1 / 18

180 likes | 406 Views

Sparse Granger Causality Graphs for Human Action Classification. Saehoon Yi and Vladimir Pavlovic Rutgers, The State University of New Jersey. Outline Objective and challenges Previous work Sparse Granger Causality Graph Model Analysis and result Conclusion. Objective

Download Presentation
## Sparse Granger Causality Graphs for Human Action Classification

**An Image/Link below is provided (as is) to download presentation**
Download Policy: Content on the Website is provided to you AS IS for your information and personal use and may not be sold / licensed / shared on other websites without getting consent from its author.
Content is provided to you AS IS for your information and personal use only.
Download presentation by click this link.
While downloading, if for some reason you are not able to download a presentation, the publisher may have deleted the file from their server.
During download, if you can't get a presentation, the file might be deleted by the publisher.

E N D

**Sparse Granger Causality Graphs for Human Action**Classification Saehoon Yi and Vladimir Pavlovic Rutgers, The State University of New Jersey**Outline**• Objective and challenges • Previous work • Sparse Granger Causality Graph Model • Analysis and result • Conclusion**Objective**• Classify human action time series data Challenges • High dimensional time series data • Dimensionality reduction • Difficulties in interpretation • Idiosyncratic patterns of same action • Need to find commonality within an action**Previous work**• Learning dynamics of joints • Each action is modeled as Linear Dynamic System • C. Bregler, CVPR 97 • Align time series data • Dynamic Time Warping • Canonical Time Warping • F. Zhou and F. De la Torre, NIPS 2009 • Need to tune parameter for each pair of sequence • Isotonic Canonical Correlation Analysis • S. Shariat and V. Pavlovic, ICCV 2011**Our approach**• Robust representation of continuous joint movements using micro event point processes. • Models salient and sparse temporal relations among skeletal joints movements**Step 1: Generate micro event point processes**Continuous time series Joint angles on knees Detect maximal/minimal extreme points as events Micro event point processes**Step 2: Estimate Granger Causality Graph**• Granger causality in time • Given two AR time series X, Y • Granger causality**Granger causality in frequency**• Given two point processes , • Estimate power spectrum • Decompose spectrum using Wilson’s algorithm • Granger causality • [A. Nedungadi, G. Rangarajan, N. Jain, and M. Ding ’09]**Granger causality graph representation**• Estimate Granger causality • for each pair of micro events • f frequencies → summarized to 4 bands**Step 3: Learn L1 regularized regression**• Input : 16M2 Granger causality features • Output : action category label • Sparse regression coefficient W for each action • Common causality pattern within each class • Positive coefficient Wij • edge i→ j have high causality • Negative coefficient Wij • edge i→ j have low causality**Experiments**• HDM05 dataset • Motion capture sequence of 29 skeletal joints • Each action is performed by 5 subjects • 8 action classes are chosen**Experiment settings**• Two different cross validation settings • Cut 1 • Randomly partition training / testing across all subjects • Cut 2 • Test set subjects different from training subjects • To show classification accuracy on unseen data**Comparative result**Confusion matrix of SGCGM**Conclusion**• Learn common structure within an action • The sparse regression model chose which pairwise relationship is important for the action • Interpretability of the model • Granger causal graph describes temporal relationship between two joints**Thanks you.**Q & A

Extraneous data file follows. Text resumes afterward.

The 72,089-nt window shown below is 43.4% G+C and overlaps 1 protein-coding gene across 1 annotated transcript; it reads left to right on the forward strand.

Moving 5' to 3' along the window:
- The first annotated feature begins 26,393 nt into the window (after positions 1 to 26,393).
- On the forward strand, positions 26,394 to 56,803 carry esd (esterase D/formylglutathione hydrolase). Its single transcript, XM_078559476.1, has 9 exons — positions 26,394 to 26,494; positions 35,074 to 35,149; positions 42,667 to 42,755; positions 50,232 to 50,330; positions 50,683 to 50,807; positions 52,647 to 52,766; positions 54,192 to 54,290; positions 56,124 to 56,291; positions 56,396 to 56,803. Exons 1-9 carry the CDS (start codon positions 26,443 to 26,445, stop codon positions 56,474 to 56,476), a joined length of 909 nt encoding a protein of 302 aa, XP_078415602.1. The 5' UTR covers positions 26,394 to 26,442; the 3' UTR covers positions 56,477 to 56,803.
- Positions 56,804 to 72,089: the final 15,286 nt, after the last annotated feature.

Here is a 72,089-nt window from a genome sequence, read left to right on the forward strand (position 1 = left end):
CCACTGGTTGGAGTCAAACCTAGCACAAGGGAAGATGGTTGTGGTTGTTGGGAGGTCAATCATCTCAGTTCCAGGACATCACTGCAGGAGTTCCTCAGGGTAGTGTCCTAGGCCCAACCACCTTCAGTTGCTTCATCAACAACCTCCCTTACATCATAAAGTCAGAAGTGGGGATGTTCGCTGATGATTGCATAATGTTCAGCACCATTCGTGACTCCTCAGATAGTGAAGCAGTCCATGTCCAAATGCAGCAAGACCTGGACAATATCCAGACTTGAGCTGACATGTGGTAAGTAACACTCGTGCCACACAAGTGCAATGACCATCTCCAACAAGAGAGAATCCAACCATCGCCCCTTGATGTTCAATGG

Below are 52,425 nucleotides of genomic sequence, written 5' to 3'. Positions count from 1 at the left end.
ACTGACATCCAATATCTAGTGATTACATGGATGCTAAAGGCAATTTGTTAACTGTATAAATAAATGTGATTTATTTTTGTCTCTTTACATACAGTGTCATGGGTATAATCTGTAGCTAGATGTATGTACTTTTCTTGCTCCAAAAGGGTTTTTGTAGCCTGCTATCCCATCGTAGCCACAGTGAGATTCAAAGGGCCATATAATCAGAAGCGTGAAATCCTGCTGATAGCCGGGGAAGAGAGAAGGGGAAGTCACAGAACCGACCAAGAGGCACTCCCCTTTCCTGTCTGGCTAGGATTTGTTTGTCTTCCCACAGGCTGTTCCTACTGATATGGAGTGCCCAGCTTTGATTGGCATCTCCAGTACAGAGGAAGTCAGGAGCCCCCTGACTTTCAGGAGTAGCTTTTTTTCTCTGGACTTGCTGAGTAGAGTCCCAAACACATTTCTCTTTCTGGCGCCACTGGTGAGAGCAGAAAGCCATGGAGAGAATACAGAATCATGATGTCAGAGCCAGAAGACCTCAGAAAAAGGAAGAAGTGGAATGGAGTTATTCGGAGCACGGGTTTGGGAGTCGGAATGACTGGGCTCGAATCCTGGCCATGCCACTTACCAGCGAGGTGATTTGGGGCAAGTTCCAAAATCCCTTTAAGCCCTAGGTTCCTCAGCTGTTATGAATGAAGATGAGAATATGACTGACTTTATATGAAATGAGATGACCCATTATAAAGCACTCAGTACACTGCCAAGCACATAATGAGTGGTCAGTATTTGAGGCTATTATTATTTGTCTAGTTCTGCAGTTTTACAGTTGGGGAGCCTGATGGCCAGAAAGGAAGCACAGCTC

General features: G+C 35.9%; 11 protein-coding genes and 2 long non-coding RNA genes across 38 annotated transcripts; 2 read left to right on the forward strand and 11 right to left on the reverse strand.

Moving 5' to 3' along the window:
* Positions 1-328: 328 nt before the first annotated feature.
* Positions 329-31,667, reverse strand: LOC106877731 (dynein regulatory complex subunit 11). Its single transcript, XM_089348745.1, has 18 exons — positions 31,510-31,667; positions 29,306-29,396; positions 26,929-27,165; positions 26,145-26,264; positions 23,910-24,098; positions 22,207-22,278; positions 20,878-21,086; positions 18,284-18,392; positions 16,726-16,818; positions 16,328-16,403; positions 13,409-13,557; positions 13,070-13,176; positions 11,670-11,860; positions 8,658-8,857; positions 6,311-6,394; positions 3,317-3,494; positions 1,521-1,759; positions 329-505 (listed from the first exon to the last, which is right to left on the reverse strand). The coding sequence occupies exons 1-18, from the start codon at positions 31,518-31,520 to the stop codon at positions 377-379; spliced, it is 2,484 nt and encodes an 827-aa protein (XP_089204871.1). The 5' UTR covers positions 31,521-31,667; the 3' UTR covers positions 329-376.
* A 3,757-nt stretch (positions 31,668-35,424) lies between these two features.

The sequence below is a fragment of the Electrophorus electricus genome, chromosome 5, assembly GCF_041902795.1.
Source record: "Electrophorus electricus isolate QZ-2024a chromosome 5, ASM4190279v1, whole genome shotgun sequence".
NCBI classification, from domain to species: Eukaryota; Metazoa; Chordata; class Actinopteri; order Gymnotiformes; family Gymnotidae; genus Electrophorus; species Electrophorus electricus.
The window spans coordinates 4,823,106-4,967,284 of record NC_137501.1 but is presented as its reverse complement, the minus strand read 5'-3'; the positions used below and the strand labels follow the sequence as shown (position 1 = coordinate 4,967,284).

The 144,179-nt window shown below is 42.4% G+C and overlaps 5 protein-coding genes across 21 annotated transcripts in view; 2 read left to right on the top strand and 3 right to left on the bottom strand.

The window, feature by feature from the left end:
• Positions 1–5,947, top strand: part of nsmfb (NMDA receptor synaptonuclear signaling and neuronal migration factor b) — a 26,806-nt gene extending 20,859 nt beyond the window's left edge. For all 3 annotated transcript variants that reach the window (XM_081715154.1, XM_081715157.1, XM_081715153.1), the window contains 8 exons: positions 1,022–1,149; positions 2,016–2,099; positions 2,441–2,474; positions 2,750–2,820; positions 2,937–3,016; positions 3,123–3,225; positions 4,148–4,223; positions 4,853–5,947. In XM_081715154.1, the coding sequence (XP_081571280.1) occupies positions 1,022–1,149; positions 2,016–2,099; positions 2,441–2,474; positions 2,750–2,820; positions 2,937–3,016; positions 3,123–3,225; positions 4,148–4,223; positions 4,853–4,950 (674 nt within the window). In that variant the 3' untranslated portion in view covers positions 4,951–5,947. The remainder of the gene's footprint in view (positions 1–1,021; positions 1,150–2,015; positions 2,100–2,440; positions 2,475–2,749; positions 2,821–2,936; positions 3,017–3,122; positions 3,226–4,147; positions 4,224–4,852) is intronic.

More Related